Having been at the inception of the international trading order, first for The Economist magazine and later with Morgan Stanley, I can tell you that the initial reasons for unleashing globalization have long been forgotten.
It’s really very simple.
If someone is making a ton of money off of you, they are less inclined to blow you up. Profits are a great pacifier, and no one wants to destroy the people who have been buttering his bread.
During the 1960s, the US defense establishment went into a panic when China exploded its first atomic bomb.
Some 59 years later, the exponential growth of trade between our two countries have caused the risk of a mutual nuclear war to fall to near zero.
And what country in the world today would love to bomb the US off the face of the earth if it had the remotest ability to do so?
North Korea, which conducts no trade to speak of with the US.
There is another big reason why protectionism fails.
It is counterproductive in its impact on the American economy.
And not in a small way.
There are more than 45 million Americans living in abject poverty, stretching every dollar they have to make ends meet, saving nothing.
The apparel industry employs 135,000 Americans.
Can one really justify tariffs that increase the price of clothing for the 45 million in order to save a few of the 135,000 low-wage jobs?
A three-year 15% tariff enabled domestic producers to raise their prices, thereby increasing the costs of many American manufacturers.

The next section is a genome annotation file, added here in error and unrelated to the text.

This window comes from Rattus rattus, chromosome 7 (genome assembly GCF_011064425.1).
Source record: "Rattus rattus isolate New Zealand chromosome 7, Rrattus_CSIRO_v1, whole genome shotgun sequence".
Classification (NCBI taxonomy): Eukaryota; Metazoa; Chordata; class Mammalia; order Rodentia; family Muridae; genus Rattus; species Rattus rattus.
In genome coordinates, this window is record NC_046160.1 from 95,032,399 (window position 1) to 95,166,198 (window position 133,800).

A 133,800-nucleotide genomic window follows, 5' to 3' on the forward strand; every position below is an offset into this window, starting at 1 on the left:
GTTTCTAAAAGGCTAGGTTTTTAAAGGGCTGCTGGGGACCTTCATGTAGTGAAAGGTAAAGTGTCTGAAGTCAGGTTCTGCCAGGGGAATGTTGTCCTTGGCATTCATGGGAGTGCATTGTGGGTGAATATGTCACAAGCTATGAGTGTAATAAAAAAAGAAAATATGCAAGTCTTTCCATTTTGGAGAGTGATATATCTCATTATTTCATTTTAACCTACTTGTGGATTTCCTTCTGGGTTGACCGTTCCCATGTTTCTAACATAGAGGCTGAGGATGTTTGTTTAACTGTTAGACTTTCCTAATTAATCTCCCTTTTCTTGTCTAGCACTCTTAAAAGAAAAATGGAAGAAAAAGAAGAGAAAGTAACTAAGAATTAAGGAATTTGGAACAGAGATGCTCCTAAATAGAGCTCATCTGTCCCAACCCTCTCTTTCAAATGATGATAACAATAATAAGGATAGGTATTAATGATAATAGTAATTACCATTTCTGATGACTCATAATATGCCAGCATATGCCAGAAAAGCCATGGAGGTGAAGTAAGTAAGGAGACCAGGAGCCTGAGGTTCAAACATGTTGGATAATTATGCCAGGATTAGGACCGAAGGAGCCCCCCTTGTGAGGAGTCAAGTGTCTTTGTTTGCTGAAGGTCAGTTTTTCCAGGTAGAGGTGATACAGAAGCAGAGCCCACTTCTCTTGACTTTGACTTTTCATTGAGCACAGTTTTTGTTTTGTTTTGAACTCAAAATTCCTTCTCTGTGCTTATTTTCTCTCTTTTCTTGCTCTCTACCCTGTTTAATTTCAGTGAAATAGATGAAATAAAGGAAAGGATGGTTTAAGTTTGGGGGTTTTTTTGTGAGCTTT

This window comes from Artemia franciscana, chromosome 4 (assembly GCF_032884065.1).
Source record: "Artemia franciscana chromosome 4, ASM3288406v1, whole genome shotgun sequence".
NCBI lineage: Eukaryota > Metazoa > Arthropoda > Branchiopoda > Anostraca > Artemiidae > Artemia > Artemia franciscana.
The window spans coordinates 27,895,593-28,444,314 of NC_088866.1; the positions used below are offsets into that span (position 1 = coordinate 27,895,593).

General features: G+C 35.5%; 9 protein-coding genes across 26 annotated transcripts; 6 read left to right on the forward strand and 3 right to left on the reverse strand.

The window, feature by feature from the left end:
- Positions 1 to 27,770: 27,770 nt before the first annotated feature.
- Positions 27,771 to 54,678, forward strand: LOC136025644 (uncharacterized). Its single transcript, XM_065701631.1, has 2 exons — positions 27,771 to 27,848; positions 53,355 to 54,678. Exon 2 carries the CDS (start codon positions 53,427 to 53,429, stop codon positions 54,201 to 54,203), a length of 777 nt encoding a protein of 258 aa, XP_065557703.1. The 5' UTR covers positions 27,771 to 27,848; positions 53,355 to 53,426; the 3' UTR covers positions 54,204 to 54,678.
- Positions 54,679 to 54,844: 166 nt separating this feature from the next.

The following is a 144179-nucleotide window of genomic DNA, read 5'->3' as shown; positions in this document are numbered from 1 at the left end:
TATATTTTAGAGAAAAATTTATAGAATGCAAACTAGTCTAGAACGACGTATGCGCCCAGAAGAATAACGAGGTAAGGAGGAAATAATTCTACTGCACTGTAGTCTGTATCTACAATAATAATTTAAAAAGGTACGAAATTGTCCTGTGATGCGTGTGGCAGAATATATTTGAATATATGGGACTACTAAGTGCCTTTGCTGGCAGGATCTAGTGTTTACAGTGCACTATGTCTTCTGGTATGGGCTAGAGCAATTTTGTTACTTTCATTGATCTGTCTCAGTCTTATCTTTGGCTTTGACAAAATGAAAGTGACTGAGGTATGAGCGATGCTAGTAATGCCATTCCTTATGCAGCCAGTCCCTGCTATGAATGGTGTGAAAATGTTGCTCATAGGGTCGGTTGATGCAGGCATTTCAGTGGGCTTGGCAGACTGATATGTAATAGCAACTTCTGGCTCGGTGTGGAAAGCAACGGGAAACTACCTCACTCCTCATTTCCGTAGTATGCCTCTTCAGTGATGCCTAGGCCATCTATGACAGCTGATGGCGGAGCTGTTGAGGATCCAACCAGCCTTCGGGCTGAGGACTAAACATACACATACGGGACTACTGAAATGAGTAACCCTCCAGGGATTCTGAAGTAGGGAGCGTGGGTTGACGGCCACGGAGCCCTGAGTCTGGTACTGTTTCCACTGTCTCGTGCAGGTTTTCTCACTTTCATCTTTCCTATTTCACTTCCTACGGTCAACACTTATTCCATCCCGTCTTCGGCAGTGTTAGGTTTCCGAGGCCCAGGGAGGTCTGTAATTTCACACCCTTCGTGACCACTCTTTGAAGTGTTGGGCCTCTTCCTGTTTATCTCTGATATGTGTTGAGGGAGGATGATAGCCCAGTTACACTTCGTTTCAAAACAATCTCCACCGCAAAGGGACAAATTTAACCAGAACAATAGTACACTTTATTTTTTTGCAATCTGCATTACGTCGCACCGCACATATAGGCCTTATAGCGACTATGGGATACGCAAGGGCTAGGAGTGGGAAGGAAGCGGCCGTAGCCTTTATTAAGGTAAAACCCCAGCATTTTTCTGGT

By one estimate, each U.S. job “saved” cost $550,000 as the average bolt-nut-screw worker was earning $23,000 annually.
Ronald Reagan imposed “voluntary restraints” on Japanese automobile exports, thereby creating 44,100 U.S. jobs.
But the cost to consumers was a staggering $8.5 billion in higher auto prices, or $193,000 per job created, six times the average annual pay of a U.S. autoworker.
And there were big job losses in sectors of the economy into which the $8.5 billion of consumer spending could not be spent, like clothing.
In 2012, Barack Obama boasted that “over a thousand Americans are working today because we stopped a surge in Chinese tires.”
But this cost about $900,000 per job, paid by American purchasers of vehicles and tires.
The non-partisan Peterson Institute for International Economics says that this money taken from consumers reduced their spending on other retail goods, bringing the net job loss from the job-saving tire tariffs to around 2,500.
I could go on and on.
In researching this article, I stumbled across the map below showing the largest trading partner for each individual state.
While most states have Mexico or China as their largest trading partner, you would NOT believe some of the results!
So the bottom line here is to let free-market capitalism work unrestrained, and let whatever creative destruction taking place proceed full speed ahead.
Creative destruction is something the US does better than anyone else.
It’s why the US still has the largest and strongest economy by a mile, with the best major country long-term growth rate.
Don’t mess with success. You may not like the alternative.